Sleep, ageing and night work

Sleep, ageing and night work

Autor Pires, Maria Laura Nogueira Autor UNIFESP Google Scholar
Teixeira, Carla W. Autor UNIFESP Google Scholar
Esteves, Andrea Maculano Autor UNIFESP Google Scholar
Bittencourt, Lia Rita Azeredo Autor UNIFESP Google Scholar
Silva, Rogério Santos Autor UNIFESP Google Scholar
Santos, Ruth Ferreira Autor UNIFESP Google Scholar
Tufik, Sergio Autor UNIFESP Google Scholar
Mello, Marco Tulio de Autor UNIFESP Google Scholar
Instituição Universidade Estadual Paulista (UNESP)
Universidade Federal de São Paulo (UNIFESP)
Centro de Estudo Multidisciplinar em Sonolência e Acidentes
Resumo Studies have shown that the frequency or worsening of sleep disorders tends to increase with age and that the ability to perform circadian adjustments tends to decrease in individuals who work the night shift. This condition can cause consequences such as excessive sleepiness, which are often a factor in accidents that occur at work. The present study investigated the effects of age on the daytime and nighttime sleep patterns using polysomnography (PSG) of long-haul bus drivers working fixed night or day shifts. A total of 124 drivers, free of sleep disorders and grouped according to age (<45 years, N = 85, and ≥45 years, N = 39) and PSG timing (daytime (D) PSG, N = 60; nighttime (N) PSG, N = 64) participated in the study. We observed a significant effect of bedtime (D vs N) and found that the length of daytime sleep was shorter [D: <45 years (336.10 ± 73.75 min) vs N: <45 years (398 ± 78.79 min) and D: ≥45 years (346.57 ± 43.17 min) vs N: ≥45 years (386.44 ± 52.92 min); P ≤ 0.05]. Daytime sleep was less efficient compared to nighttime sleep [D: <45 years (78.86 ± 13.30%) vs N: <45 years (86.45 ± 9.77%) and D: ≥45 years (79.89 ± 9.45%) and N: ≥45 years (83.13 ± 9.13%); P ≤ 0.05]. An effect of age was observed for rapid eye movement sleep [D: <45 years (18.05 ± 6.12%) vs D: ≥45 years (15.48 ± 7.11%) and N: <45 years (23.88 ± 6.75%) vs N: ≥45 years (20.77 ± 5.64%); P ≤ 0.05], which was greater in younger drivers. These findings are inconsistent with the notion that older night workers are more adversely affected than younger night workers by the challenge of attempting to rest during the day.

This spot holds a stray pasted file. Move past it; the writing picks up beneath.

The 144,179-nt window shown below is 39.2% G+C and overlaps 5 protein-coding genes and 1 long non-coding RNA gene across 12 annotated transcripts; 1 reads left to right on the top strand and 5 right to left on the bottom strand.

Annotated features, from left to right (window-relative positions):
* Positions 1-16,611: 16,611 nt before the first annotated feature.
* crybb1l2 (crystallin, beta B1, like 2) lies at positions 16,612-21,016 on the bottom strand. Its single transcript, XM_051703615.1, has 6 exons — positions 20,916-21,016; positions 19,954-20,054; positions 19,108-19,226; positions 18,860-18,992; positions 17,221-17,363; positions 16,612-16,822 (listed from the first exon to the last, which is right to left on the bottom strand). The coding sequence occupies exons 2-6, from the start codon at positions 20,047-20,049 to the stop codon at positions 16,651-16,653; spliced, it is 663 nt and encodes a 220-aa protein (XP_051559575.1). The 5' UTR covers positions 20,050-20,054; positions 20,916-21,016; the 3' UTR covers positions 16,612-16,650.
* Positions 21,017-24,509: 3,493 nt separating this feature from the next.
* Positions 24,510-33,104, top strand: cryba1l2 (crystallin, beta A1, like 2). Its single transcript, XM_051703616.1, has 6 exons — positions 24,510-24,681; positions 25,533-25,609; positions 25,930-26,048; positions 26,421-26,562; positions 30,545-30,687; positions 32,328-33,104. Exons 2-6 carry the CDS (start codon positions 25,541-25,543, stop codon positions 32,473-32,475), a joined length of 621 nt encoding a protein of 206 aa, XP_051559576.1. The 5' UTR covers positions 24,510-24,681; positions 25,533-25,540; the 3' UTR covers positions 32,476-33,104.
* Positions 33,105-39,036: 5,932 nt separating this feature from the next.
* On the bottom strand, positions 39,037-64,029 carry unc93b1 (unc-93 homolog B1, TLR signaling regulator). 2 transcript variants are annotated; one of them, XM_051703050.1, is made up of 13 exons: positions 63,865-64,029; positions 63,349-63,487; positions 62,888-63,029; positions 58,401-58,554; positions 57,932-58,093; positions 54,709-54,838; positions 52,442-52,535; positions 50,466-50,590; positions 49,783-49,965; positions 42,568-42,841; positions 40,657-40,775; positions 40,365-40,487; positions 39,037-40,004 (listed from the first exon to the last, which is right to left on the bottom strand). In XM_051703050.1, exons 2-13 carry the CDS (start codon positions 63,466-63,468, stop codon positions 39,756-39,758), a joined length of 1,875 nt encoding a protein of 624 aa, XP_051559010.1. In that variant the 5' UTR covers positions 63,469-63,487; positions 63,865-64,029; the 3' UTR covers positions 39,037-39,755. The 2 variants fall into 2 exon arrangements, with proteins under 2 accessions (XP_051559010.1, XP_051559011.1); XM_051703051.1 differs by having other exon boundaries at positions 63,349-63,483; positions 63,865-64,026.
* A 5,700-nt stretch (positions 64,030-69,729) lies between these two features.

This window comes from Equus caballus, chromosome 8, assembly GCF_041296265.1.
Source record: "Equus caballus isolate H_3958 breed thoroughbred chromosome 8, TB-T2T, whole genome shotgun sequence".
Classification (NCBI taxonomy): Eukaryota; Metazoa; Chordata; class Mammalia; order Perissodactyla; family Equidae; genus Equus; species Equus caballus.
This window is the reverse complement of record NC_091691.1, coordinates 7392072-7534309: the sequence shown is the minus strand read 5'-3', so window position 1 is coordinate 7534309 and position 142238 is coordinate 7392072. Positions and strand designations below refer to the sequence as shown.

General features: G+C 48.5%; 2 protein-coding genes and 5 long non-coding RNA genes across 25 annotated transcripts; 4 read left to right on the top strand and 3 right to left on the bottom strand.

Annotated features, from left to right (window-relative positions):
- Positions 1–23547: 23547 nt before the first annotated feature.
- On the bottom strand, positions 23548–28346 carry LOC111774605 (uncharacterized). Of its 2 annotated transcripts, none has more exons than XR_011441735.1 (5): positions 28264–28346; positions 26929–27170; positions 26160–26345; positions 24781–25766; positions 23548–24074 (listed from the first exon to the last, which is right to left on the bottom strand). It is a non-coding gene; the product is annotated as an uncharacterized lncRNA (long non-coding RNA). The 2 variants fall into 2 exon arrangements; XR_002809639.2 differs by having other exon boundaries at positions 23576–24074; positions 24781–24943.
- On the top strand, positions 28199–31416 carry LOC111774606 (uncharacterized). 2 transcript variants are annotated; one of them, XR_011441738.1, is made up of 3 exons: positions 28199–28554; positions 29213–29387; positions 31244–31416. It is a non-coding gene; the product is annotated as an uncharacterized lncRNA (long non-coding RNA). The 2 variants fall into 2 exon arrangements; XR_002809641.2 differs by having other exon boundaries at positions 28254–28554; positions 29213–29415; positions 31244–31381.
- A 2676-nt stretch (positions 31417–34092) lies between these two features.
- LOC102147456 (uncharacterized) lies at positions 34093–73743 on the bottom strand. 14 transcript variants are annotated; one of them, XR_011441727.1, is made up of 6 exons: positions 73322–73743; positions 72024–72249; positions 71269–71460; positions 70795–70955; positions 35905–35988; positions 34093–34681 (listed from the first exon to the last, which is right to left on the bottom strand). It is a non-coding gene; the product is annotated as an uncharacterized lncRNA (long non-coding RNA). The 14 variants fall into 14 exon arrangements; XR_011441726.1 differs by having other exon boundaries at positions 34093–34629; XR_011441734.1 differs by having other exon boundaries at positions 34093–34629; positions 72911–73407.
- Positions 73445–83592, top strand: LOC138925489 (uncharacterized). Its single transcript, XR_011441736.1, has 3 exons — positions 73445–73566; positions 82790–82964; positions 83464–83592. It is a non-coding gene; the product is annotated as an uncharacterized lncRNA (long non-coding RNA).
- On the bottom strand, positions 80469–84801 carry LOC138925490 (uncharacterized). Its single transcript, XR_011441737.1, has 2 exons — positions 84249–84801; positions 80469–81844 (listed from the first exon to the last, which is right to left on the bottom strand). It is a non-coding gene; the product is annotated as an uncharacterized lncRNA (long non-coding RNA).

Palavra-chave Sleep
Shift work
Night work
Aging
Polysomnography
REM
Slow wave sleep (SWS)
Idioma Inglês
Financiador Fundação de Amparo à Pesquisa do Estado de São Paulo (FAPESP)
Conselho Nacional de Desenvolvimento Científico e Tecnológico (CNPq)
Associação Fundo Incentivo Psicofarmacologia (AFIP)
Centro de Estudo Multidisciplinar em Sonolencia e Acidentes (CEMSA)
Número do financiamento FAPESP: 98/14303-3
Data de publicação 2009-09-01
Publicado em Brazilian Journal of Medical and Biological Research. Associação Brasileira de Divulgação Científica, v. 42, n. 9, p. 839-843, 2009.
ISSN 0100-879X (Sherpa/Romeo, fator de impacto)
Publicador Associação Brasileira de Divulgação Científica
Extensão 839-843
Fonte http://dx.doi.org/10.1590/S0100-879X2009005000011
Direito de acesso Acesso aberto Open Access
Tipo Artigo
Web of Science WOS:000270233200011
SciELO S0100-879X2009000900011 (estatísticas na SciELO)
Endereço permanente http://repositorio.unifesp.br/handle/11600/5246

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